As I walk into the homey Inner Richmond apartment of Vetiver singer Andy Cabic three days before Christmas, the first thing I notice are the boxes lining the walls — an all too familiar sight in San Francisco these days. When asked about the changes the city has faced over the last five or so years, Cabic sighs and looks out the kitchen window toward the Presidio, a view that he soon would no longer be able to enjoy. “Artists would not be able to live here if it wasn’t for rent control,” he says. By New Year’s Eve, his apartment building will change ownership and Cabic will be forced to say goodbye to the railroad-style apartment where he and his partner Alissa have lived for more than a decade. Everything was still uncertain when I spoke with him, echoing a refrain that the displaced San Francisco band Two Gallants used as the title of their 2015 piano ballad, “There’s So Much I Don’t Know.”
This scenario has gone from regular occurrence to cliche; evictions in the Bay Area have become the norm when they were once the exception. As rents have risen to the highest in the country — skyrocketing well past New York City, according to Zumper’s National Rent Report from May 2016 — it has become increasingly expensive to live in San Francisco. The creative class has been hit hard, getting pushed to the outskirts of the city — most notably, the far western suburban Outer Sunset and southern Excelsior neighborhoods, both a considerable distance away from downtown. Many have crossed the San Francisco Bay to Oakland, where rents have been rising at an equal or faster rate over the past few years, now cracking the list of top-five most expensive cities in America. As a result of rent increases, Oakland has lost a quarter of its African-American population in the past decade alone. Many people have left the Bay Area altogether, journeying south to Los Angeles, north to Portland, or in some cases, across the country to New York.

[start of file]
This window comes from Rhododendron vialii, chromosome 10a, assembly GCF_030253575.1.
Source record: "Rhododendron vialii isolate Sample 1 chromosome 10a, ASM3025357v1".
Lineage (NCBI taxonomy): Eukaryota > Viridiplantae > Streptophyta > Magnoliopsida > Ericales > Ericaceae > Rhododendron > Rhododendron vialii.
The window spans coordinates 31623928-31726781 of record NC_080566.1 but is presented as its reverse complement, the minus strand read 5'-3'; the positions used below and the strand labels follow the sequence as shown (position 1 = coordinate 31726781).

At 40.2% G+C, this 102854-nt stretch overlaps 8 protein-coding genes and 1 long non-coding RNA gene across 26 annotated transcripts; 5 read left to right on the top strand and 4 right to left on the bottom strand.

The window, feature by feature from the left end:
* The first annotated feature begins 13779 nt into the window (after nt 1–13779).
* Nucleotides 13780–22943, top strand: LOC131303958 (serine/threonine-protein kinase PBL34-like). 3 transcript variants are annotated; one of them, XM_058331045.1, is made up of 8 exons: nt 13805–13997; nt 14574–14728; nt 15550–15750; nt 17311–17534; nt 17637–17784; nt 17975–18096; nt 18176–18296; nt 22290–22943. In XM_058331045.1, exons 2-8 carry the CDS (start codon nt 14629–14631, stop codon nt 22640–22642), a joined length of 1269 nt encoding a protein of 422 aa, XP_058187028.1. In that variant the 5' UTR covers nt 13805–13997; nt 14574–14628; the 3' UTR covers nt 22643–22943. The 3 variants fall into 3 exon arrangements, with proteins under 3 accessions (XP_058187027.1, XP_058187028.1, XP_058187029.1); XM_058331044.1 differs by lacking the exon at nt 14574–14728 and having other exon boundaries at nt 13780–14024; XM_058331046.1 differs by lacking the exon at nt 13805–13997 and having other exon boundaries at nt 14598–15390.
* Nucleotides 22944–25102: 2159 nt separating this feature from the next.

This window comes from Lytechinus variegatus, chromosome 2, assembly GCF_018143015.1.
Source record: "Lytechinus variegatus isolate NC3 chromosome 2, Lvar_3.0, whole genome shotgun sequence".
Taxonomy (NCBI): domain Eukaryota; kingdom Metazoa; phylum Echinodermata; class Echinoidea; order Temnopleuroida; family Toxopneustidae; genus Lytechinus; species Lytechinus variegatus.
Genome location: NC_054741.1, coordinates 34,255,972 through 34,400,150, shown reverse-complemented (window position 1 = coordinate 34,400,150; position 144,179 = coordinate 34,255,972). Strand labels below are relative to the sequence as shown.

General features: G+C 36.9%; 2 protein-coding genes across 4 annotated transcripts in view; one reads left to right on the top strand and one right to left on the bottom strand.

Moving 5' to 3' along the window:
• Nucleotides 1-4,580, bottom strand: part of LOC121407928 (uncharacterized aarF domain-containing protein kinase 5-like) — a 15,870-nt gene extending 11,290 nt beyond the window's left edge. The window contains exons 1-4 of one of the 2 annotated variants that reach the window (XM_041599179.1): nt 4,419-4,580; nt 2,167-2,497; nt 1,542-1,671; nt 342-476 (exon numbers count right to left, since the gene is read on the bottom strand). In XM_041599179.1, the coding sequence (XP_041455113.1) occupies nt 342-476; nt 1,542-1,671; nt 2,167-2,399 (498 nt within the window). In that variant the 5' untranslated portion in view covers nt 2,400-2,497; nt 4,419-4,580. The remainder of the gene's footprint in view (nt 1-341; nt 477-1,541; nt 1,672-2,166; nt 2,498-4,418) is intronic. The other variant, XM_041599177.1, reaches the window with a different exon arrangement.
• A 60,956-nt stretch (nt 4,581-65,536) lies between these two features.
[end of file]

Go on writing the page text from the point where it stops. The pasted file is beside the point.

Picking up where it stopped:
It’s easy to focus on how the city itself has changed (just walk down the tree-lined and wine-bar-littered Valencia Street in the Mission), but hyper-gentrification has manifested itself in more subtle ways, cutting deep into the psyche of many musicians who once called the area home.
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